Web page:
- Emergencies can arise in deceased estates which require a special grant of administration.
- There must be urgency and a serious risk of waste to assets.
- Some situations frequently call for a special grant.
Even the best laid plans go awry. Sometimes life happens, the music suddenly stops and there are particular estate assets that need immediate preservation and protection. Where time is not on your side and a delay in administering the estate might jeopardise its value, an urgent and special purpose grant of administration can be obtained.
This article will focus on grants of administration ad colligenda bona defuncti, the situations in which the need for a special grant frequently arise and what precautions can be taken.
Grants of probate and administration
It is not always necessary to obtain a grant of probate or letters of administration to administer an estate. The requirement for a grant will depend on the nature and value of the assets held by the deceased person. The Supreme Court of NSW generally expects applications for a grant of probate or administration to be filed no later than six months after the date of death (Supreme Court Rules 1970 (NSW), Part 78 Rule 16(1)(a)).
An application for a grant of probate or administration must be accompanied by information about the liabilities of the deceased at the date of death and an inventory of the assets of the estate (Supreme Court Rules, Part 78 Rule 10(1)(a)(iii)). A person applying for a grant has an ongoing obligation to disclose to the Court the assets and liabilities of the deceased (Probate and Administration Act 1898 (NSW), s 81A(1)).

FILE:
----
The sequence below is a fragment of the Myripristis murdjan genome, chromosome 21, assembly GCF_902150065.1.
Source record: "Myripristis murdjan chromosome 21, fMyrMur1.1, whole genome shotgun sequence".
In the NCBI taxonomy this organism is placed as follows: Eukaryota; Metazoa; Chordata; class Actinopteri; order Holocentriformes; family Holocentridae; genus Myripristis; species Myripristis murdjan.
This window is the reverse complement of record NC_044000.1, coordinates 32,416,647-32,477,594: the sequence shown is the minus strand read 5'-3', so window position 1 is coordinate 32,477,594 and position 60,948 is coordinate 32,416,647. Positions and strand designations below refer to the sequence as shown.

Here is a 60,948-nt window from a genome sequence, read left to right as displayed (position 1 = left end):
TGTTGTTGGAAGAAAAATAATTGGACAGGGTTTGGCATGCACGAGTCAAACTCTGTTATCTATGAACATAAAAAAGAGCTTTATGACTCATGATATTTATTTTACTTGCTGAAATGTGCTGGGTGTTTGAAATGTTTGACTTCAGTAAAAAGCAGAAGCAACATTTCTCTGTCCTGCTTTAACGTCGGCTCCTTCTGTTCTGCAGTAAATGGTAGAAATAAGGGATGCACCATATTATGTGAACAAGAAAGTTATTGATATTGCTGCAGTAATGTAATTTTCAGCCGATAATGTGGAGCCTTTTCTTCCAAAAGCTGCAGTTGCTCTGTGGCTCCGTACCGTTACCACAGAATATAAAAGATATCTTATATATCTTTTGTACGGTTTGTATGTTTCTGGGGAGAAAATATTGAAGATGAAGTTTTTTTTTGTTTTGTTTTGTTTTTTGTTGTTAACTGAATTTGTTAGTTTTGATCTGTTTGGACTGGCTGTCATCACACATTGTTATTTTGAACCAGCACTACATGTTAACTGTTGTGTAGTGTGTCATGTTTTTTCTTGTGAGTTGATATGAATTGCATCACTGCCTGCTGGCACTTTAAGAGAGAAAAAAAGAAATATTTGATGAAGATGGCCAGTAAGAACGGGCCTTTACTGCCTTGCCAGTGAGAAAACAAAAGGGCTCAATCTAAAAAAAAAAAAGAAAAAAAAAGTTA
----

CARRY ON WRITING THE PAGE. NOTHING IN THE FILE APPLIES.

The process of ascertaining the assets and liabilities can be a laborious task. Care must be exercised to ensure the inventory of property accurately reflects the assets of the deceased. This is particularly relevant in circumstances where the inventory of property may be subject to scrutiny as a result of representations made by the deceased to the ATO about the value of certain assets or to access small business capital gains tax relief (Income Tax Assessment Act 1997 (Cth), Division 152) or to ASIC about compliance with the statutory definition of a proprietary company (Corporations Act 2001 (Cth), s 45A).
It can therefore take a number of weeks, or months, after the date of death before an application for a grant is ready to be filed.